In an effort to stabilize the nation’s volatile exchange rate, the Central Bank of Nigeria (CBN) has directed Deposit Money Banks to sell their excess dollar stock by the latest date of February 1, 2024, as revealed by a new circular. The directive specifically targets excess dollar liquidity exceeding $5 billion held by these banks.
The CBN, through the circular released on Wednesday, issued a warning to lenders against hoarding excess foreign currencies for profit. The central bank believes that some commercial banks hold long-term foreign exchange positions with the intention of profiting from the volatile movements in exchange rates. The new circular introduces guidelines to mitigate the risks associated with such practices.
Titled “Harmonisation of Reporting Requirements on Foreign Currency Exposures of Banks,” the circular expresses concern about the increasing trend of banks holding substantial foreign currency positions. This development follows a previous circular released by the CBN just 48 hours earlier, cautioning banks and foreign exchange dealers against reporting false exchange rates, among other issues.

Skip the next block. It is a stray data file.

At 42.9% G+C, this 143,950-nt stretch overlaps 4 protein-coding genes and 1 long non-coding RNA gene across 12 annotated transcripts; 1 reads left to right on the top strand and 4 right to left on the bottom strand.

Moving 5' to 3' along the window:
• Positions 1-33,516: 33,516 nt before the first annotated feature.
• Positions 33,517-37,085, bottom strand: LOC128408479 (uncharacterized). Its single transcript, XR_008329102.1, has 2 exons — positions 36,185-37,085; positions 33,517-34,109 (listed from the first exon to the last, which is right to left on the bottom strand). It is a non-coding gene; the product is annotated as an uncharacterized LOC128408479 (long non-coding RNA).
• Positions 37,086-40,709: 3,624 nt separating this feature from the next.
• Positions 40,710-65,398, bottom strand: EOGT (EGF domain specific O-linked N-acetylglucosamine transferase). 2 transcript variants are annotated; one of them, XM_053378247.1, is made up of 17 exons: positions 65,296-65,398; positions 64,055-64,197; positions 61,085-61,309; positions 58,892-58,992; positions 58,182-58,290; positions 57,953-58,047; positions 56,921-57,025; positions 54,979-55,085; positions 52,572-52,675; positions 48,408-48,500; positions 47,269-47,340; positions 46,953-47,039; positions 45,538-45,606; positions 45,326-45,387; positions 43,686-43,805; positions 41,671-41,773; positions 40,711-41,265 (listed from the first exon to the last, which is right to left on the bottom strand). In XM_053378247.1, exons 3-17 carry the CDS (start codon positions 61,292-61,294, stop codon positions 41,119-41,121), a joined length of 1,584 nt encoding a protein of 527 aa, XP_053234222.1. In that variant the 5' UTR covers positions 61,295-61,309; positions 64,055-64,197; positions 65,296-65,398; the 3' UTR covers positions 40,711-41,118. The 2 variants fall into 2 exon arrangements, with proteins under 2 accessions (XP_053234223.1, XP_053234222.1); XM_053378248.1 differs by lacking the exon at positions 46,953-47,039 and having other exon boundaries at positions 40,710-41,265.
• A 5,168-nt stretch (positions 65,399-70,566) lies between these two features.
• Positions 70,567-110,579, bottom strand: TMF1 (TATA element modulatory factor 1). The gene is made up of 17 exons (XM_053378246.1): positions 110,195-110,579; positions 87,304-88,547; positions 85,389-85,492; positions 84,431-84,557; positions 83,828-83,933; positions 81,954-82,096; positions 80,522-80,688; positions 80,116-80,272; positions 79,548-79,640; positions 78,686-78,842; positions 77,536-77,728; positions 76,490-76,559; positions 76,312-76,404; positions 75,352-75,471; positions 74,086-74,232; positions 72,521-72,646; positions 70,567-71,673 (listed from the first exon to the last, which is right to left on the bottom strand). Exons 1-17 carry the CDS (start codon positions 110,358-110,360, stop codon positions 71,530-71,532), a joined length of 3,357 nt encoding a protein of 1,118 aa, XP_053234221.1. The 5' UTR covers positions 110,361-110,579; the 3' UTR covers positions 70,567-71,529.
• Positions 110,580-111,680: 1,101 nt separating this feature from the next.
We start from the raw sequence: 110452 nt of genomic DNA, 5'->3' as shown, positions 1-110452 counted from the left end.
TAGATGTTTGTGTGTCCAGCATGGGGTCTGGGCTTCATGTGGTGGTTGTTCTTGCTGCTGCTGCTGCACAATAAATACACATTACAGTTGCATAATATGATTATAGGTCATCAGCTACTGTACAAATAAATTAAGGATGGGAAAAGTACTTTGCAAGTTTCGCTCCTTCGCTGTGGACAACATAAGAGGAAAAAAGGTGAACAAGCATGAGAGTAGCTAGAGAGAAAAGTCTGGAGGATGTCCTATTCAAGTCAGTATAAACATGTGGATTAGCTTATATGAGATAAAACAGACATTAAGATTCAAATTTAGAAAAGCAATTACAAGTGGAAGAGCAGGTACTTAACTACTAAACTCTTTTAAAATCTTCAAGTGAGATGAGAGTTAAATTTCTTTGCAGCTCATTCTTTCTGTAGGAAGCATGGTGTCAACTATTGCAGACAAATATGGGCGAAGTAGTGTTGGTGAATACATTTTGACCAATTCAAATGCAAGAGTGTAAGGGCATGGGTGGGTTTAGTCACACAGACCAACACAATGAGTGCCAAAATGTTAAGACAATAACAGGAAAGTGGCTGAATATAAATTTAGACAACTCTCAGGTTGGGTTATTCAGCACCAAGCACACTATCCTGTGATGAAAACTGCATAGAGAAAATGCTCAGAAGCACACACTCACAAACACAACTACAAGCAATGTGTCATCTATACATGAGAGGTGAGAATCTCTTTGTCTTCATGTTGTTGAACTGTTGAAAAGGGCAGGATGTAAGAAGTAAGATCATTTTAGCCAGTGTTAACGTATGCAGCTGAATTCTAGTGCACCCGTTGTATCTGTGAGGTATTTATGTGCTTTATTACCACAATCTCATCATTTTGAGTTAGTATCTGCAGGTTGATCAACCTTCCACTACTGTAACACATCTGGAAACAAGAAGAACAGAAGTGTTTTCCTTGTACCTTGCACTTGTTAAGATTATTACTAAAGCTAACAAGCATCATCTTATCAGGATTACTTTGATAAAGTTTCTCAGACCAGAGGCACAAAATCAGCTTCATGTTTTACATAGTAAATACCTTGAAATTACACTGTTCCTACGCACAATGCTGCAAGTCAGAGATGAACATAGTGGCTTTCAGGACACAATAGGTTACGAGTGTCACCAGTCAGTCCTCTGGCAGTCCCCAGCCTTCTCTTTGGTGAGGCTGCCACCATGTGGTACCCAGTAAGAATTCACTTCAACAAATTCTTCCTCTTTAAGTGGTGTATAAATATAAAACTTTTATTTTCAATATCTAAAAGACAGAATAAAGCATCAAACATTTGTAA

The CBN’s directive also aligns with recent adjustments in the methodology used to calculate the nation’s official exchange rate by the FMDQ Exchange.
The underlying message in this new circular is that banks must not hold excess dollar liquidity without a clear purpose. The CBN aims to ensure that any foreign exchange held by banks is committed to a specific transaction or obligation that can be verified. This move is seen as a response to the practice of banks making gains by holding excess dollar liquidity without a designated purpose. By enforcing the sale of these excess dollars, the CBN hopes to increase liquidity, stabilize the exchange rate, and attract foreign investors to the market.